Filipina Woman Caught Overstaying in Thailand for Over 4 Years

Miss Mary, 42 years old, a Filipino national, had entered and exited the kingdom of Thailand 26 times.

BANGKOK — A Filipino national had entered and exited Thailand 26 times. Thai police have just found that she had been overstaying in the kingdom for four years.


As part of the policy to prevent and suppress crime, especially immigration-related offenses, Police Lieutenant Colonel Suriya Phuangsombat, Deputy Superintendent of Investigation at Immigration Division 1, led the team to investigate and gather information in areas where foreigners congregate in Bangkok.

On June 16, while inspecting a religious place, a church, they found a suspect acting suspiciously upon seeing the officials. The officers then introduced themselves as immigration officers and asked to check her passport, which she didn’t have.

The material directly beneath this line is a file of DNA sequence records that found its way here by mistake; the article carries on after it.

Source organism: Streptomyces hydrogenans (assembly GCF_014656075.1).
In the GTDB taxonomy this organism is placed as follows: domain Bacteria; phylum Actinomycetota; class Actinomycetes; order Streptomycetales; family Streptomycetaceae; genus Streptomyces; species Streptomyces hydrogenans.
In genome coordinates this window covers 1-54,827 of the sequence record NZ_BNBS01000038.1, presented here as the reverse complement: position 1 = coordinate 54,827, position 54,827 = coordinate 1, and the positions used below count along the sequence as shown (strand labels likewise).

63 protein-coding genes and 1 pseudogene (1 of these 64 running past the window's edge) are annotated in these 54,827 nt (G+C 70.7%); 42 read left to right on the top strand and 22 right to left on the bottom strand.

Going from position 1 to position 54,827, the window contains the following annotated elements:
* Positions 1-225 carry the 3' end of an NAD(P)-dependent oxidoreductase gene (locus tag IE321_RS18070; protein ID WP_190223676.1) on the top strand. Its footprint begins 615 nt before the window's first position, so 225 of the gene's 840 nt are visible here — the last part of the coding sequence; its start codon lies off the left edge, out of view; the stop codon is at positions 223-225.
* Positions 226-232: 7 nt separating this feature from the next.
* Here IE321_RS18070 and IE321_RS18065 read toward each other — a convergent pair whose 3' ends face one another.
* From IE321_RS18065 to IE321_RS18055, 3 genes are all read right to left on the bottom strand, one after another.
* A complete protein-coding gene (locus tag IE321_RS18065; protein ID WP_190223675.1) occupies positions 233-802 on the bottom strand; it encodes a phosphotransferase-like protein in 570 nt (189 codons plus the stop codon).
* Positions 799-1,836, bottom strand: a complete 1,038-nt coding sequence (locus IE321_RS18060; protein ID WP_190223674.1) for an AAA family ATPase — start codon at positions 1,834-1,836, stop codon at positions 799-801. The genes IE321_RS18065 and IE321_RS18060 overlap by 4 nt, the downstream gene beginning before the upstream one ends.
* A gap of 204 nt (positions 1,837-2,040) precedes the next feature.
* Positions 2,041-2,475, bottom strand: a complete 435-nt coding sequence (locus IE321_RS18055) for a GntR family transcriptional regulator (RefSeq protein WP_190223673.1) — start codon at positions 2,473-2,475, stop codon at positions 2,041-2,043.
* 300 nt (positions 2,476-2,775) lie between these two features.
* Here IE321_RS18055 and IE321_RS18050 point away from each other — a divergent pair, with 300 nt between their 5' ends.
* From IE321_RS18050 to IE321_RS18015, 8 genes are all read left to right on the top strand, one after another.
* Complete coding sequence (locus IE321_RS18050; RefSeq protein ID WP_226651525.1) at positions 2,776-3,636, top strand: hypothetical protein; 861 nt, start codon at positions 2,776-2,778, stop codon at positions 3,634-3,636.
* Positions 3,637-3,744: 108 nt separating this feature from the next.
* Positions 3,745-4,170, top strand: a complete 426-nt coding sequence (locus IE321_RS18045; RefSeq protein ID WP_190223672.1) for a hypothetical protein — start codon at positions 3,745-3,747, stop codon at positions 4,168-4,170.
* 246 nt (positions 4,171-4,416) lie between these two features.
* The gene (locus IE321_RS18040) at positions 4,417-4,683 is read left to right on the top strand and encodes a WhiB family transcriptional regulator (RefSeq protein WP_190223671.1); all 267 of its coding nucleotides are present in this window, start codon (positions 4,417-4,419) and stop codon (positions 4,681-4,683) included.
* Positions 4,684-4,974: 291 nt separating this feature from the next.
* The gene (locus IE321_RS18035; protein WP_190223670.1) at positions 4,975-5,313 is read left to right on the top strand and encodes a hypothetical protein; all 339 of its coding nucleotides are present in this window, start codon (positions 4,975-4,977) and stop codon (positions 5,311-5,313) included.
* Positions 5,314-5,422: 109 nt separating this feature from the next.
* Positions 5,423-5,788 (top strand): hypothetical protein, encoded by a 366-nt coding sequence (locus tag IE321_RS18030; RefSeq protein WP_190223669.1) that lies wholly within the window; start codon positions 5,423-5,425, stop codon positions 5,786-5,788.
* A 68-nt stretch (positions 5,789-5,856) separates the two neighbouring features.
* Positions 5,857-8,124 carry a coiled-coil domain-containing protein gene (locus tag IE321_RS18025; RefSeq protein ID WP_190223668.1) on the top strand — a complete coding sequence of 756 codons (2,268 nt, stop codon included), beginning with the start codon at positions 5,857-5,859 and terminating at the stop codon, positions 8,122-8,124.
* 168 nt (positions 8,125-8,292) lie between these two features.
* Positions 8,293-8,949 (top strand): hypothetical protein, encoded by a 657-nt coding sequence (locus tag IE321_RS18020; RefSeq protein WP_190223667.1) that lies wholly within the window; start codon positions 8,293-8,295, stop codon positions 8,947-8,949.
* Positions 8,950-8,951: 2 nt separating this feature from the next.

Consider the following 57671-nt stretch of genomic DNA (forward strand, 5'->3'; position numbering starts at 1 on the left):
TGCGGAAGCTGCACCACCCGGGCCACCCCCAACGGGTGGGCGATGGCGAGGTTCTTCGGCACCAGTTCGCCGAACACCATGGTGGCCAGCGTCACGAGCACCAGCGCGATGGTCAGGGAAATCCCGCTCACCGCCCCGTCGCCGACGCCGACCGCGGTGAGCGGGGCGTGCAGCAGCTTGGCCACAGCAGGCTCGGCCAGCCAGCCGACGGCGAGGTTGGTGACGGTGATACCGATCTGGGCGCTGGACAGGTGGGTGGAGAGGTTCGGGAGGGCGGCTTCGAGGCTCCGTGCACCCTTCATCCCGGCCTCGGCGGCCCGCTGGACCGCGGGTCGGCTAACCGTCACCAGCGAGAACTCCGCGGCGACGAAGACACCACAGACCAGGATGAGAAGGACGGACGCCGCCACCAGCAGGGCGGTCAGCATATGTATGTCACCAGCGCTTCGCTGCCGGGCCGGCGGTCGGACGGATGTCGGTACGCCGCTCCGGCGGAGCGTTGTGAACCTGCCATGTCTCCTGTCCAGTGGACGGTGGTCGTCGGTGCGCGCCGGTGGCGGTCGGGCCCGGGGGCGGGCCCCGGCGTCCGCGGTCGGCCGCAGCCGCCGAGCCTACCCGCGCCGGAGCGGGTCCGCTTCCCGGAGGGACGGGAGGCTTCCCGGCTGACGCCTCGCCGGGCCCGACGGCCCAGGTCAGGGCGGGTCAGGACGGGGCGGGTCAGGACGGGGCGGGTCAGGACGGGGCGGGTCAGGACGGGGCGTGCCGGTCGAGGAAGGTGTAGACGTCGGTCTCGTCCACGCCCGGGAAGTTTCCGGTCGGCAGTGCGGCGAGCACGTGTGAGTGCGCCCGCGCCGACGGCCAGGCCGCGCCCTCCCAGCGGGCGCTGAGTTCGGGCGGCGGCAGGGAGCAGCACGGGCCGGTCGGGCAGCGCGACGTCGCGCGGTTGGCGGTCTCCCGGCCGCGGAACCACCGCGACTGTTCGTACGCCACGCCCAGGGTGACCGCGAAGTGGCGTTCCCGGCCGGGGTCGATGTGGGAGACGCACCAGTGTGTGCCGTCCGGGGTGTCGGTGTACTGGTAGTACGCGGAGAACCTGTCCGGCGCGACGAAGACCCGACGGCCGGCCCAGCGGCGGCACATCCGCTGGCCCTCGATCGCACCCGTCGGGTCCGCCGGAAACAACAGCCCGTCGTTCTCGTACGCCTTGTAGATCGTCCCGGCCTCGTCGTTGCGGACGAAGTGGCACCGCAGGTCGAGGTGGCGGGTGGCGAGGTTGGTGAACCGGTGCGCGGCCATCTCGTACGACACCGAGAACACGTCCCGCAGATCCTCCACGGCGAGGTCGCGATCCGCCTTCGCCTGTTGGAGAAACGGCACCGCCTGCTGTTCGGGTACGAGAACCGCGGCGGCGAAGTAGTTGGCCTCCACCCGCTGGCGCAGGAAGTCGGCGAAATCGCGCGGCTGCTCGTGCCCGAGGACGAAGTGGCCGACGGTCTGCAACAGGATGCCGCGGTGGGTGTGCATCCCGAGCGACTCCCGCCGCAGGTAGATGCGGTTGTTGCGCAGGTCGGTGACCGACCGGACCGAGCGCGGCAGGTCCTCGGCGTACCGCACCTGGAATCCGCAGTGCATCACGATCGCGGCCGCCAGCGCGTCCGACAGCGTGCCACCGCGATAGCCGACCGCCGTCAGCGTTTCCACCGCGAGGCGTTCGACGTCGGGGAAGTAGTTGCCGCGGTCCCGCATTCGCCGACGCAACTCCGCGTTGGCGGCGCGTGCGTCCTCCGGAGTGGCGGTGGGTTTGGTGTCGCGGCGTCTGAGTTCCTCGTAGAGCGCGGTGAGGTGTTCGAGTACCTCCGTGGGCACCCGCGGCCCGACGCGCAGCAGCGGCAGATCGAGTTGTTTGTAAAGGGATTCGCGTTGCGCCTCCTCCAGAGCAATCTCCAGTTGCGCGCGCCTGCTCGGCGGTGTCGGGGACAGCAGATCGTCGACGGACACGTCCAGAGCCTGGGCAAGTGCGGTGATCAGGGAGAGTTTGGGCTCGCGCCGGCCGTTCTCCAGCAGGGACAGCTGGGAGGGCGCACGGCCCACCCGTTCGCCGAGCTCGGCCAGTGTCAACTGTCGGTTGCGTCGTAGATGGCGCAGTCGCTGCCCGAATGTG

Later, the officials found that Miss Mary, 42 years old, a Filipino national, had entered and exited the kingdom 26 times. Her most recent entry was in early 2020 when she was granted a 30-day visa exemption on March 2, 2020, allowing her to stay until March 31, 2020. After that, there was no record of her applying for a temporary stay extension in the kingdom. Her permission to stay had expired for over 4 years.



Initially, the officers charged her with “being a foreigner staying in the kingdom after the permission had expired,” informed her of her rights, and then sent her to the investigating officer at the Immigration Office for further legal proceedings and repatriation.

Pol. Lt. Col. Suriya said that all foreigners entering the kingdom must not only enter through legal channels and obtain the correct visa, but they also have a duty to report their residence to the immigration officer under Section 37 of the Immigration Act of 1979. If they wish to work in Thailand, they must apply for a work permit correctly according to the law.

If an employer hires a foreigner without a work permit, they will be guilty under the Royal Decree on the Management of Foreign Workers’ Employment 2017, with a maximum fine of 100,000 baht. Homeowners or occupants of a dwelling also have a duty to notify the Immigration Bureau when a foreigner comes to stay at a place under their supervision.